BCAAs And Your Holiday Weight-Management Goals

If you are trying to stay on track with your weight-management goals during the holiday season and need a little help, proper supplementation may be the key to giving you an advantage. There are a few aspects of a healthy lifestyle to keep in mind – proper hydration, a healthy diet, exercise, and managing sleep and stress levels, but often overlooked is proper supplementation that meets your needs and goals.

It is mostly accepted that taking a multivitamin in concert with eating a healthy diet is a good way to fill in nutritional gaps, and many may be familiar with thermogenics – supplements and foods that help stimulate our metabolism to help the body use energy more efficiently. However, when we say the words branched chain amino acids, some run for the hills and others stop and look with a blank stare of amazement. Complementing your diet with the right supplements to meet your needs can help you achieve your healthy lifestyle goals.

What are BCAAs?

The tiny building blocks of protein, amino acids, have specific roles in not only building muscle but also helping with your weight-management journey when combined with diet and exercise. Amino acids serve several functions such as acting as enzymes, hormones, neurotransmitters, as well as building blocks of protein. There are two main types of amino acids, non-essential and essential amino acids. Non-essential amino acids are important but do not have to be obtained from your daily diet. Non-essential amino acids can be synthesized or made by the body. On the contrary, essential amino acids cannot be made by the human body, which means they must be obtained from the food you eat daily. There are nine essential amino acids – three of which are branched chain amino acids. Within each type of amino acid, there are several classifications based on structure and/or function. Branched chain amino acids, or BCAAs, were given their name because their structure resembles branches of a tree.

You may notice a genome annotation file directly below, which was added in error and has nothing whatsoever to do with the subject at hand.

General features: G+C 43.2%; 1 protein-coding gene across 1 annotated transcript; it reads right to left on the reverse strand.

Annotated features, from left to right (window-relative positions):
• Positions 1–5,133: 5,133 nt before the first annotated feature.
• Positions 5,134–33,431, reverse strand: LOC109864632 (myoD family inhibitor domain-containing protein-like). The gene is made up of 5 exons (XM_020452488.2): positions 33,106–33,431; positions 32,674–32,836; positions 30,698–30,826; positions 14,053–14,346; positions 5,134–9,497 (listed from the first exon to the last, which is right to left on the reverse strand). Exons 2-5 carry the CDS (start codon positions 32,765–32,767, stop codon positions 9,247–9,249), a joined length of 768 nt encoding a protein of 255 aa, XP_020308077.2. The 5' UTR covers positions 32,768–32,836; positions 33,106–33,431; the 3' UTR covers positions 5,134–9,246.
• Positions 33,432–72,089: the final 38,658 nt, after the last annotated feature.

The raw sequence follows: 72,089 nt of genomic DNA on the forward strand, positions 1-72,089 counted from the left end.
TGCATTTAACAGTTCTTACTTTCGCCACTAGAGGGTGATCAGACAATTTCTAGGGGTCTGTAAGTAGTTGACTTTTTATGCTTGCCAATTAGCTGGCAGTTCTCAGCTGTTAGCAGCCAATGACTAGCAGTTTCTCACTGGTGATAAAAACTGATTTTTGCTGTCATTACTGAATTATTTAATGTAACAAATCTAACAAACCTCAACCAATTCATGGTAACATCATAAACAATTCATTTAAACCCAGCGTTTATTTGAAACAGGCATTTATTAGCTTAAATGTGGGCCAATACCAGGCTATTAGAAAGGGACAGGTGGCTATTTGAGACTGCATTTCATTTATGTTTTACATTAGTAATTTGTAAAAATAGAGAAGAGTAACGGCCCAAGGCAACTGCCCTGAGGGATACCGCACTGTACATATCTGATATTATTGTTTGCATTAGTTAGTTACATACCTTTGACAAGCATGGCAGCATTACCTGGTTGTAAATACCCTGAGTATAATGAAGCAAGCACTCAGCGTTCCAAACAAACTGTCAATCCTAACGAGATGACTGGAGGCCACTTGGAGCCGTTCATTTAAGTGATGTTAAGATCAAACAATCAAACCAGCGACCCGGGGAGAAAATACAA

BCAAs – valine, isoleucine and leucine – play a vital role in providing energy to muscle tissue. One of the key components of weight loss, in conjunction with exercise, is changing body composition. Your body may lose not only fat mass but potentially muscle mass, too, if your diet and supplementation regimen do not support lean muscle mass. The maintenance and increase of muscle tissue help maximize your calorie-burning potential. By eating a diet with sufficient protein and proper supplementation to meet your needs and goals, you can help prevent fatigue during workouts by providing proper nutrition to your muscles.

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How BCAA Supplements Fit into Weight Loss